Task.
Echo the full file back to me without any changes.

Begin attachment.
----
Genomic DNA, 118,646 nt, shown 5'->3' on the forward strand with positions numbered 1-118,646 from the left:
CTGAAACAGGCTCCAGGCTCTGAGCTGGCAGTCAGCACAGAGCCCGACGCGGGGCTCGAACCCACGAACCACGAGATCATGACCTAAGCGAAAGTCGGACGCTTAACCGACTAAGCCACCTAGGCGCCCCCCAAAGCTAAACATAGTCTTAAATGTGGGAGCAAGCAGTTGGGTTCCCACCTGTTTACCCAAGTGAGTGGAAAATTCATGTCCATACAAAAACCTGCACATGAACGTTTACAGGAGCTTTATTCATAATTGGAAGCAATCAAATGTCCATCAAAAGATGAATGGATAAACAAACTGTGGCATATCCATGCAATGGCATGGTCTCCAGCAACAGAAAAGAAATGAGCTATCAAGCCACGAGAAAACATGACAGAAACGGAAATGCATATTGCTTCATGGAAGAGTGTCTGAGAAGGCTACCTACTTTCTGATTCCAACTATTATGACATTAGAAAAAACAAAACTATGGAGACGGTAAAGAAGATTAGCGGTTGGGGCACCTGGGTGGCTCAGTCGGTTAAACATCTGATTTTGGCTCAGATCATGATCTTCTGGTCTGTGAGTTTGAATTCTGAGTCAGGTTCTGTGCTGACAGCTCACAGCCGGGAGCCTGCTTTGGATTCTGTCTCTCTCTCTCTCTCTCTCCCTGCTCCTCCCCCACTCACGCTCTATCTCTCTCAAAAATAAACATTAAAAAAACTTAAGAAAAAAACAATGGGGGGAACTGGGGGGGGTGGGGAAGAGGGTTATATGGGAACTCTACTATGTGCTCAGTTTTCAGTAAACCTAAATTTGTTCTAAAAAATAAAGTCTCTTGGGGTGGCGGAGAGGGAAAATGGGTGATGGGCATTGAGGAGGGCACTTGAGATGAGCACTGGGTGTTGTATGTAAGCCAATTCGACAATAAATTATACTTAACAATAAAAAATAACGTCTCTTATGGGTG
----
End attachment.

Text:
Genomic DNA, 118,646 nt, shown 5'->3' on the forward strand with positions numbered 1-118,646 from the left:
CTGAAACAGGCTCCAGGCTCTGAGCTGGCAGTCAGCACAGAGCCCGACGCGGGGCTCGAACCCACGAACCACGAGATCATGACCTAAGCGAAAGTCGGACGCTTAACCGACTAAGCCACCTAGGCGCCCCCCAAAGCTAAACATAGTCTTAAATGTGGGAGCAAGCAGTTGGGTTCCCACCTGTTTACCCAAGTGAGTGGAAAATTCATGTCCATACAAAAACCTGCACATGAACGTTTACAGGAGCTTTATTCATAATTGGAAGCAATCAAATGTCCATCAAAAGATGAATGGATAAACAAACTGTGGCATATCCATGCAATGGCATGGTCTCCAGCAACAGAAAAGAAATGAGCTATCAAGCCACGAGAAAACATGACAGAAACGGAAATGCATATTGCTTCATGGAAGAGTGTCTGAGAAGGCTACCTACTTTCTGATTCCAACTATTATGACATTAGAAAAAACAAAACTATGGAGACGGTAAAGAAGATTAGCGGTTGGGGCACCTGGGTGGCTCAGTCGGTTAAACATCTGATTTTGGCTCAGATCATGATCTTCTGGTCTGTGAGTTTGAATTCTGAGTCAGGTTCTGTGCTGACAGCTCACAGCCGGGAGCCTGCTTTGGATTCTGTCTCTCTCTCTCTCTCTCTCCCTGCTCCTCCCCCACTCACGCTCTATCTCTCTCAAAAATAAACATTAAAAAAACTTAAGAAAAAAACAATGGGGGGAACTGGGGGGGGTGGGGAAGAGGGTTATATGGGAACTCTACTATGTGCTCAGTTTTCAGTAAACCTAAATTTGTTCTAAAAAATAAAGTCTCTTGGGGTGGCGGAGAGGGAAAATGGGTGATGGGCATTGAGGAGGGCACTTGAGATGAGCACTGGGTGTTGTATGTAAGCCAATTCGACAATAAATTATACTTAACAATAAAAAATAACGTCTCTTATGGGTG